What happens to a business when your service is commoditized such that the price — the market price — is ZERO?
This is the problem facing the discount brokerage business today.
To refresh your memory:
1. A long, long time ago, being a stockbroker was a great gig.
You wore a snazzy suit to work, came in just before the markets opened at 9:00 AM EST, read the Journal (maybe the NY Times back when it was a real newspaper), you called some clients, peddled some advice, entered trades for your customers, had lunch at your desk, and you collected commissions on those trades.
You, arguably, got paid for people following your advice. Let me translate that for you: You told people what to do and then those people paid you for following your advice.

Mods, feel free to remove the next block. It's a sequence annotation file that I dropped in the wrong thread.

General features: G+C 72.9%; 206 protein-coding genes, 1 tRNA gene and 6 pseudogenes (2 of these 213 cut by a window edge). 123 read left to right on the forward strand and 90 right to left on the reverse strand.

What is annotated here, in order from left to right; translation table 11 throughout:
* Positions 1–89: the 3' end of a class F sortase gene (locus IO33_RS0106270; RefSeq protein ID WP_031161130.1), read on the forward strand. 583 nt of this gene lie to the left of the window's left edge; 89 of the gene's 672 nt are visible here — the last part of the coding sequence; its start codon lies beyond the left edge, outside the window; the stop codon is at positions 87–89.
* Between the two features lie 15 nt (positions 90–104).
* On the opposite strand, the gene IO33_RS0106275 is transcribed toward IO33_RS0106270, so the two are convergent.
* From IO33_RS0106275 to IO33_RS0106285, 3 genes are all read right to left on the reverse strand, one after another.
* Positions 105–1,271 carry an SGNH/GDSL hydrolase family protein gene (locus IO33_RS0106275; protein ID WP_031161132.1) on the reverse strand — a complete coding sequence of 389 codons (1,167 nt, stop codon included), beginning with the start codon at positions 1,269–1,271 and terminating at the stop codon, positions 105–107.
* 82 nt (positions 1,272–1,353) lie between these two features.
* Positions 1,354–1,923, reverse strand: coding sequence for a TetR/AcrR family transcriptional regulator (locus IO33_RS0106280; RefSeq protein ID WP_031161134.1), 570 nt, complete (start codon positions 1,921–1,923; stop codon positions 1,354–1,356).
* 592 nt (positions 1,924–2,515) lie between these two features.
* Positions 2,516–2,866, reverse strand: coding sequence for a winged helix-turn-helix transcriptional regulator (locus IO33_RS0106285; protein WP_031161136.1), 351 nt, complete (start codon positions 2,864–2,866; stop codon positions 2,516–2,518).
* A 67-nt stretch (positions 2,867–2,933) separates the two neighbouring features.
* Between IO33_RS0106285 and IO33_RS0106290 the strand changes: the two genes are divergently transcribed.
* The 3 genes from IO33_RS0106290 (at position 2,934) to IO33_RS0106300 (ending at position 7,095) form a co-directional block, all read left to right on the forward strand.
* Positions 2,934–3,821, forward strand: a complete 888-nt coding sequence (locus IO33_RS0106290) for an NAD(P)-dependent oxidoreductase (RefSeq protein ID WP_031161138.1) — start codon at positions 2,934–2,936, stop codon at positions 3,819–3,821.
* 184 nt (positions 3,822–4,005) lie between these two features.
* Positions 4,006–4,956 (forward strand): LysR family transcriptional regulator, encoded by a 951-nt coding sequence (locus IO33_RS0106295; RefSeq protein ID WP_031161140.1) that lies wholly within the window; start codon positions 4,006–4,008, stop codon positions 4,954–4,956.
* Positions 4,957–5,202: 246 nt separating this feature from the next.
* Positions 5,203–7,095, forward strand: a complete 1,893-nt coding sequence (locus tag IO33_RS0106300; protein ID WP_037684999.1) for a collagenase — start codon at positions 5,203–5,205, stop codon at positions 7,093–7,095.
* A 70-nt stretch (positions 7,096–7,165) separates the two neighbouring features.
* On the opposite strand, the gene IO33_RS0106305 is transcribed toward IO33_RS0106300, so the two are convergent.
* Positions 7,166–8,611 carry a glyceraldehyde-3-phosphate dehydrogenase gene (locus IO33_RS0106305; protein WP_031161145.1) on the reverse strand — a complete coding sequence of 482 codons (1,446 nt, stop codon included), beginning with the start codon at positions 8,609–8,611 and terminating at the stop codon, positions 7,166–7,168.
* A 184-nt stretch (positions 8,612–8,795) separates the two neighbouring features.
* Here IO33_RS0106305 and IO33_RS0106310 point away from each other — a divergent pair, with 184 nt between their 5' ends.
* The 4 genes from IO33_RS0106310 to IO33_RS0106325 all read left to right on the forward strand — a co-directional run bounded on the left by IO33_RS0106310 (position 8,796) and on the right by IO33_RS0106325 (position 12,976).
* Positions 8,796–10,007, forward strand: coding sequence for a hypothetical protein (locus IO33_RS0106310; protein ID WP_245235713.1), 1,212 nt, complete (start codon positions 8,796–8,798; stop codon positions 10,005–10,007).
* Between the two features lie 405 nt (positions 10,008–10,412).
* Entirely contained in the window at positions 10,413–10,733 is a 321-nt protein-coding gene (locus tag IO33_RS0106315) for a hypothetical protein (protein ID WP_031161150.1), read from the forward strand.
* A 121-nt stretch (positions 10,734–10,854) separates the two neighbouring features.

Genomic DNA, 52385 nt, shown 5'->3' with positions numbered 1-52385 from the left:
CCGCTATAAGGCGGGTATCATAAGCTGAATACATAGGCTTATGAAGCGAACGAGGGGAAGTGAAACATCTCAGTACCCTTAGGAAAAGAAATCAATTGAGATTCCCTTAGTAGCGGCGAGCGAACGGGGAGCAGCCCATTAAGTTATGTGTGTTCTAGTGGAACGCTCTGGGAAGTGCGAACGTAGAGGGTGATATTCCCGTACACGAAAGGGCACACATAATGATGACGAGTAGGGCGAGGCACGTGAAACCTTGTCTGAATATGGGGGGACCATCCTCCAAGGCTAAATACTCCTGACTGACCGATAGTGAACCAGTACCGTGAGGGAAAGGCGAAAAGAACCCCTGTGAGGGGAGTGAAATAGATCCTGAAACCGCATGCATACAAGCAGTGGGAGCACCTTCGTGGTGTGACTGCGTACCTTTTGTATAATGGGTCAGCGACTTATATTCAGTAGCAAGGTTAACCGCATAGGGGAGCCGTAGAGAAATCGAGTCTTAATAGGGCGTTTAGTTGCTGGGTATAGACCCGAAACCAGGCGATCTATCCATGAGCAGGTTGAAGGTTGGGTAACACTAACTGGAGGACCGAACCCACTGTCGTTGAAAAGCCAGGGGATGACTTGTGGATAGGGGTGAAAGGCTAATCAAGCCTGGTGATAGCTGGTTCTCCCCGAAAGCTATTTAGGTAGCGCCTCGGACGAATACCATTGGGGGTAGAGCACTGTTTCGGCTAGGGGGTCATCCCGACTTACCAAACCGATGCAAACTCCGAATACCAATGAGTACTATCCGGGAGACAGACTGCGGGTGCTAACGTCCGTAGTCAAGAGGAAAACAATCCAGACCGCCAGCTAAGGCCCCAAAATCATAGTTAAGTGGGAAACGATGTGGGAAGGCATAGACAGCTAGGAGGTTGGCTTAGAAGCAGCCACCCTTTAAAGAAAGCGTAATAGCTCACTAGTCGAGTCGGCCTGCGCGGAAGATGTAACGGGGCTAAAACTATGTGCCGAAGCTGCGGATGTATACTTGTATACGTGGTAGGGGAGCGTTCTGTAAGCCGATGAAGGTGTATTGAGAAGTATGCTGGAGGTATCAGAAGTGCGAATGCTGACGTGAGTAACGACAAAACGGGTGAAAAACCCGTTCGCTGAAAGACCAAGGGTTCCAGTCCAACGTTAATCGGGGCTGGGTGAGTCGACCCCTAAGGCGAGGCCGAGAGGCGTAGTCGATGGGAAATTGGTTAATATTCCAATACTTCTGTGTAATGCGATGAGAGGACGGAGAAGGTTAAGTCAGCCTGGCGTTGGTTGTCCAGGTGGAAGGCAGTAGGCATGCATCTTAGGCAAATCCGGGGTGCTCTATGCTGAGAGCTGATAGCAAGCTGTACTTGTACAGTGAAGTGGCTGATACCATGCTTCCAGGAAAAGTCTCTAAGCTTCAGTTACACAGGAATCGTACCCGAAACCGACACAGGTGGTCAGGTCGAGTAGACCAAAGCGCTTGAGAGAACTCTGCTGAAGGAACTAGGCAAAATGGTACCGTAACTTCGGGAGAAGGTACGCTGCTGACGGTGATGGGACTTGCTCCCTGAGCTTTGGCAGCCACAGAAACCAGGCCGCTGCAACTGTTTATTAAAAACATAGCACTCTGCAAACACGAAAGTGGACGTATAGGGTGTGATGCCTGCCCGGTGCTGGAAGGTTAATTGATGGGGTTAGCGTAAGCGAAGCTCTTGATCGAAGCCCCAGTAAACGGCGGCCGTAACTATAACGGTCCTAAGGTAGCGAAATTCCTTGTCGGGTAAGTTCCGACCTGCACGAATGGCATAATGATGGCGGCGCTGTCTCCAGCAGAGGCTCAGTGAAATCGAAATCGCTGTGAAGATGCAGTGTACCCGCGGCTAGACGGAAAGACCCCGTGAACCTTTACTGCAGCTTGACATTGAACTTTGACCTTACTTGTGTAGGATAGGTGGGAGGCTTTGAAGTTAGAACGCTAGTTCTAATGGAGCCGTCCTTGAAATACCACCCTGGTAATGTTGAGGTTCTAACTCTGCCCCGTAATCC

Seems like a self-generating cycle? Move to the head of the class, please.
2. Markets were open for restricted hours, ensuring that stockbrokers always got home on time for dinner and the chance to play nine before the sun went down.
No Saturdays, Sundays clear.
3. Along comes this young geeky chap, Charlie Schwab, who understood the “back of house” trading of stocks — sort of like a guy who knows exactly what goes into sausage.
Look at those freakin’ dinosaur computers. Now you carry more than 100X that computing capability in your back pocket.
4. Opines Charlie, “Why is the stock trading commission a percentage of the trade when it is the same work for electrons to run down a wire for 1,000 shares of a $10 stock as it is for a $1000 stock?”
Such is the nature of true genius, asking logical, obvious questions and ferreting out the answers.